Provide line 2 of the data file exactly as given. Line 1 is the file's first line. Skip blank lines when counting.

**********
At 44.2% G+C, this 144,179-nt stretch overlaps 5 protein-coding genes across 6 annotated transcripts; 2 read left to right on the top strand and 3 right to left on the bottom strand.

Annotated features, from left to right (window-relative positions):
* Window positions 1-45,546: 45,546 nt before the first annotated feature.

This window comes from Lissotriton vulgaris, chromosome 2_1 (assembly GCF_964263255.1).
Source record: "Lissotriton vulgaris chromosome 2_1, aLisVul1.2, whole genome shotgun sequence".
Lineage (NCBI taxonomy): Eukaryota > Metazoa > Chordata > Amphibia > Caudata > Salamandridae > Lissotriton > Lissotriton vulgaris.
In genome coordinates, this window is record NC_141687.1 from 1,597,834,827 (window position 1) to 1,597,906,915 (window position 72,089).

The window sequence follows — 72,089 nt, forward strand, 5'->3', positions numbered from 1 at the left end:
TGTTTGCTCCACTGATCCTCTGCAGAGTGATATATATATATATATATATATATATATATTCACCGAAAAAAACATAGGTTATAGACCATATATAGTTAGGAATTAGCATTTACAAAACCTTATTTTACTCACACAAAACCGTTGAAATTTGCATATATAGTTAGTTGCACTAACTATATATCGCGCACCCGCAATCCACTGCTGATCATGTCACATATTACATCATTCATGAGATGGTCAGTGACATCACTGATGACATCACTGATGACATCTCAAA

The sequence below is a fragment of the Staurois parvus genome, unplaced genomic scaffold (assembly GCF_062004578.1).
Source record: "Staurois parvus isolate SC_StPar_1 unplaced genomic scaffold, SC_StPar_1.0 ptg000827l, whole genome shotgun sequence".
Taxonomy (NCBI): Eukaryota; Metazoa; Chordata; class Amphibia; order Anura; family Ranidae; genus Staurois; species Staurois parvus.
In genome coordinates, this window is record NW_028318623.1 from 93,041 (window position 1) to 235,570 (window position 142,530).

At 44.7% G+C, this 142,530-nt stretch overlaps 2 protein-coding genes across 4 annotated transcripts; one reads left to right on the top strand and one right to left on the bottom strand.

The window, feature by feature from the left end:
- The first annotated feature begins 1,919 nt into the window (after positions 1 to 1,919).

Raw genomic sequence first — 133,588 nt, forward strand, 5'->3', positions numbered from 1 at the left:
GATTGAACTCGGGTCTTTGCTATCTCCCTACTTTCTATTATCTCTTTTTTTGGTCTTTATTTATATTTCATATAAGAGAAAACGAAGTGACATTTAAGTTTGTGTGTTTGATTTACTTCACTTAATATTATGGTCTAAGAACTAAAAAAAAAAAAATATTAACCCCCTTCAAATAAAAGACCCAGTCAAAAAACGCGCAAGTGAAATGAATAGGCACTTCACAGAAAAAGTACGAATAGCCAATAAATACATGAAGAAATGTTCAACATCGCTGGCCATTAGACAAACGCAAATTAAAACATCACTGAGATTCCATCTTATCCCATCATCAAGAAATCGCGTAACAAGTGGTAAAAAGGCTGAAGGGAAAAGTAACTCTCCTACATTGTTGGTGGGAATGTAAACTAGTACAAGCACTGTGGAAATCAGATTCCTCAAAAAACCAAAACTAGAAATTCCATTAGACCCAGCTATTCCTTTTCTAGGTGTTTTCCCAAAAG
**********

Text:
Annotated features, from left to right (window-relative positions):